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Application instructions
Please note that submission of an SCC application will require both a filled PDF form and a letter signed by the mayor or equivalent top executive of the municipality.

신청 지침:
PDF 양식을 채우고 해당 기관을 대표하는 시장 또는 동급 최고 책임자가 서명한 편지를 동봉하여 스마터 시티 챌린지 신청서를 제출해야 합니다.

请注意申请加入智慧城市大挑战项目,需要一份填写好的 PDF 表单以及一份由市长或同等级别的行政长官签署的信函。

Smarter Cities Challenge の申請書の提出には、記入済みの PDF フォームと市長または自治体の同等の責任者が署名した書簡の両方が必要であることにご留意ください。

Instructions pour la candidature:
Veuillez noter que l'envoi d'une candidature au SCC doit s'accompagner d'un formulaire PDF rempli ainsi qu'un courrier signé du Maire ou d'un haut responsable de rang équivalent au niveau de la municipalité.

Instrucciones de envío de la solicitud:
Tenga en cuenta que la presentación de una solicitud para SCC requerirá tanto un formulario PDF completo como una carta firmada por el alcalde o la autoridad principal equivalente del gobierno municipal.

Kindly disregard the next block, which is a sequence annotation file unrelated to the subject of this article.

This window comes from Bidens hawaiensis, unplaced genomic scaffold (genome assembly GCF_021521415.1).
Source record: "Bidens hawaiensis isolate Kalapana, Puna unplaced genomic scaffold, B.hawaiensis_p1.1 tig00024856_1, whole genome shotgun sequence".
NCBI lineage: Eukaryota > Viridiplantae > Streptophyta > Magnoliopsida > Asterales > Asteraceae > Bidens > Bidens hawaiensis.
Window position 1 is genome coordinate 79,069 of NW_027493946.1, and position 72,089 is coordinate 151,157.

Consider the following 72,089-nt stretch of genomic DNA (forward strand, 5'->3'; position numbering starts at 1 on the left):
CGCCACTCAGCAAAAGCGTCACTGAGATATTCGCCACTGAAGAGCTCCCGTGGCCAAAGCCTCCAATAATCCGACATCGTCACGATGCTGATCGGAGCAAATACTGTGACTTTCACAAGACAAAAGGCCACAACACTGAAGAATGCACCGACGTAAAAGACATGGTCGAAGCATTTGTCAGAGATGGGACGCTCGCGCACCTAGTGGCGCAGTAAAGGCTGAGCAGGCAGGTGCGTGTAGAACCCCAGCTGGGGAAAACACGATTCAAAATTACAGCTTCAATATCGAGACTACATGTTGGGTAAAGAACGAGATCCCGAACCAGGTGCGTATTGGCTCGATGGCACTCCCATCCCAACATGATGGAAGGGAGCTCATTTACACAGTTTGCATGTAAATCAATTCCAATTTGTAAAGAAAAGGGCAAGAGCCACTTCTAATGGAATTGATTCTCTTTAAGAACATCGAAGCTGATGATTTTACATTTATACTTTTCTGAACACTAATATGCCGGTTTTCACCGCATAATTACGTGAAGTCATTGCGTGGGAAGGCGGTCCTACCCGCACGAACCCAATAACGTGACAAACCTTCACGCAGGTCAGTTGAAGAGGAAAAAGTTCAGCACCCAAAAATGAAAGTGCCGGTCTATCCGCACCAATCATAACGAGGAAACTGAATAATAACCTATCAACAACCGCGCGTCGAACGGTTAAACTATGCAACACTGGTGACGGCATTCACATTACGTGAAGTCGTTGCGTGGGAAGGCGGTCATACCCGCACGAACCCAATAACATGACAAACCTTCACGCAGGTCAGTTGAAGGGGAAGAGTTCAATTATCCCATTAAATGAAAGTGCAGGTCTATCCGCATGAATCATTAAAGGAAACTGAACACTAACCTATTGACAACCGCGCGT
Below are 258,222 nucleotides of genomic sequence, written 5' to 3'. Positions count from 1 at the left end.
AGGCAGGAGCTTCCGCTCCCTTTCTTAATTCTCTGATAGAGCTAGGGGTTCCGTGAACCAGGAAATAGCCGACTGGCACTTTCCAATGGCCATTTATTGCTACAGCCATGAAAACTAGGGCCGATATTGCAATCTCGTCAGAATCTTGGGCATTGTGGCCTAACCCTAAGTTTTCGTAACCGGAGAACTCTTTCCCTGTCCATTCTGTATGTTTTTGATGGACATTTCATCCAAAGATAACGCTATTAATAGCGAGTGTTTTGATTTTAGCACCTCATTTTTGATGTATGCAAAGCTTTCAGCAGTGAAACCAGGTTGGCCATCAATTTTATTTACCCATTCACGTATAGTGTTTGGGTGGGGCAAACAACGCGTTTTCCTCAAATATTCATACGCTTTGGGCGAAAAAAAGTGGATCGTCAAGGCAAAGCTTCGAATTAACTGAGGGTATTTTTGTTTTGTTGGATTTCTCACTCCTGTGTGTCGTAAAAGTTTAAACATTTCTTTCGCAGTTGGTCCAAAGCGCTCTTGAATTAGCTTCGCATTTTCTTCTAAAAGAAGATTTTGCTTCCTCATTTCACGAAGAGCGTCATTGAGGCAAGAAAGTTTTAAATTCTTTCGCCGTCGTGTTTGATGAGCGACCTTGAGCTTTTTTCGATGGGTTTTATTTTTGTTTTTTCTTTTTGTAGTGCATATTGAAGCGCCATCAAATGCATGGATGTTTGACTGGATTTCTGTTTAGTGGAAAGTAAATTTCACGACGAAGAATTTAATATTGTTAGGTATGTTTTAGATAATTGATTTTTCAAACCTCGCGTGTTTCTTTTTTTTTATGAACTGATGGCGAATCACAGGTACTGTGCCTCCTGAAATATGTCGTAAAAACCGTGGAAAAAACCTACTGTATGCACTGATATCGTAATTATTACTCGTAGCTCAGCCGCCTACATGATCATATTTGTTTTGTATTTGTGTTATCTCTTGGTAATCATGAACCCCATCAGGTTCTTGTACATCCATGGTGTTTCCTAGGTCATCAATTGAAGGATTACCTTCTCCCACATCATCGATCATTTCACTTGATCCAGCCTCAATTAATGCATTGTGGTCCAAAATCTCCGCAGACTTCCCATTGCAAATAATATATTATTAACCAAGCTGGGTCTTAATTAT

All input fields are required unless noted. If you close your browser without submitting, your work will not be saved. Please review the entire form before beginning. If you already filled out a PDF application, use the Upload a Completed PDF button to the right.


The Smarter Cities Challenge contributes the skills and expertise of teams of top-talent IBMers to address the key challenges facing cities around the world. Over the past 4 years, 115 cities have been selected to receive grants, each valued at $500,000. Winning cities have used the recommendations prepared by Smarter Cities Challenge teams to make substantive progress on a diverse array of urban issues. The Smarter Cities Challenge is IBM’s largest philanthropic initiative, with contributions to date valued at over $50 million.